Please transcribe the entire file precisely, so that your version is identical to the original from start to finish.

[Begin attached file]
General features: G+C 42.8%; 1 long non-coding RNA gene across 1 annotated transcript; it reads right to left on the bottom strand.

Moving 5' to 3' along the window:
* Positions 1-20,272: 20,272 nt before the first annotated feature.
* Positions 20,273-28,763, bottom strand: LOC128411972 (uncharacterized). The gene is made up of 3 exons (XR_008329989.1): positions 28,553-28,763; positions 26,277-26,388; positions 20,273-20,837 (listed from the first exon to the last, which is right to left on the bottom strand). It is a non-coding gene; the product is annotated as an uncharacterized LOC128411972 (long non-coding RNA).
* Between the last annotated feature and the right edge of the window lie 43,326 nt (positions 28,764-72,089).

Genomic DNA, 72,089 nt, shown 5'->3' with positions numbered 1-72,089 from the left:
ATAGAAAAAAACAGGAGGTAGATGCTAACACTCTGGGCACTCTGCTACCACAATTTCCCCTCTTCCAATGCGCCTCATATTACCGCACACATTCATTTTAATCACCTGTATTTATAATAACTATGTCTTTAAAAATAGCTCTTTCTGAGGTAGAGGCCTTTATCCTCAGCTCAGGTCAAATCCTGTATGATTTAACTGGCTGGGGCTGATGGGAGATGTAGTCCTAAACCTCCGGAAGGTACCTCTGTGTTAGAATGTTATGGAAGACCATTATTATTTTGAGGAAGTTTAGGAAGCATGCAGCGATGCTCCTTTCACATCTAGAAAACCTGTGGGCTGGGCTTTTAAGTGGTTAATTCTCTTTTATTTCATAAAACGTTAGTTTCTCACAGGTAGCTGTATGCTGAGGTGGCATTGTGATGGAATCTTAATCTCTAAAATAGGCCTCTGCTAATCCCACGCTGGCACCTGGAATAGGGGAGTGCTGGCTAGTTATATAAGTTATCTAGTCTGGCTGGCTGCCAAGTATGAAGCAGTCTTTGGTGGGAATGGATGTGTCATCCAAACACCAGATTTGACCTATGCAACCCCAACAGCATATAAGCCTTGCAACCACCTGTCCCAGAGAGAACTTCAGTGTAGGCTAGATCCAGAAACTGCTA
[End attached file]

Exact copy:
General features: G+C 42.8%; 1 long non-coding RNA gene across 1 annotated transcript; it reads right to left on the bottom strand.

Moving 5' to 3' along the window:
* Positions 1-20,272: 20,272 nt before the first annotated feature.
* Positions 20,273-28,763, bottom strand: LOC128411972 (uncharacterized). The gene is made up of 3 exons (XR_008329989.1): positions 28,553-28,763; positions 26,277-26,388; positions 20,273-20,837 (listed from the first exon to the last, which is right to left on the bottom strand). It is a non-coding gene; the product is annotated as an uncharacterized LOC128411972 (long non-coding RNA).
* Between the last annotated feature and the right edge of the window lie 43,326 nt (positions 28,764-72,089).

Genomic DNA, 72,089 nt, shown 5'->3' with positions numbered 1-72,089 from the left:
ATAGAAAAAAACAGGAGGTAGATGCTAACACTCTGGGCACTCTGCTACCACAATTTCCCCTCTTCCAATGCGCCTCATATTACCGCACACATTCATTTTAATCACCTGTATTTATAATAACTATGTCTTTAAAAATAGCTCTTTCTGAGGTAGAGGCCTTTATCCTCAGCTCAGGTCAAATCCTGTATGATTTAACTGGCTGGGGCTGATGGGAGATGTAGTCCTAAACCTCCGGAAGGTACCTCTGTGTTAGAATGTTATGGAAGACCATTATTATTTTGAGGAAGTTTAGGAAGCATGCAGCGATGCTCCTTTCACATCTAGAAAACCTGTGGGCTGGGCTTTTAAGTGGTTAATTCTCTTTTATTTCATAAAACGTTAGTTTCTCACAGGTAGCTGTATGCTGAGGTGGCATTGTGATGGAATCTTAATCTCTAAAATAGGCCTCTGCTAATCCCACGCTGGCACCTGGAATAGGGGAGTGCTGGCTAGTTATATAAGTTATCTAGTCTGGCTGGCTGCCAAGTATGAAGCAGTCTTTGGTGGGAATGGATGTGTCATCCAAACACCAGATTTGACCTATGCAACCCCAACAGCATATAAGCCTTGCAACCACCTGTCCCAGAGAGAACTTCAGTGTAGGCTAGATCCAGAAACTGCTA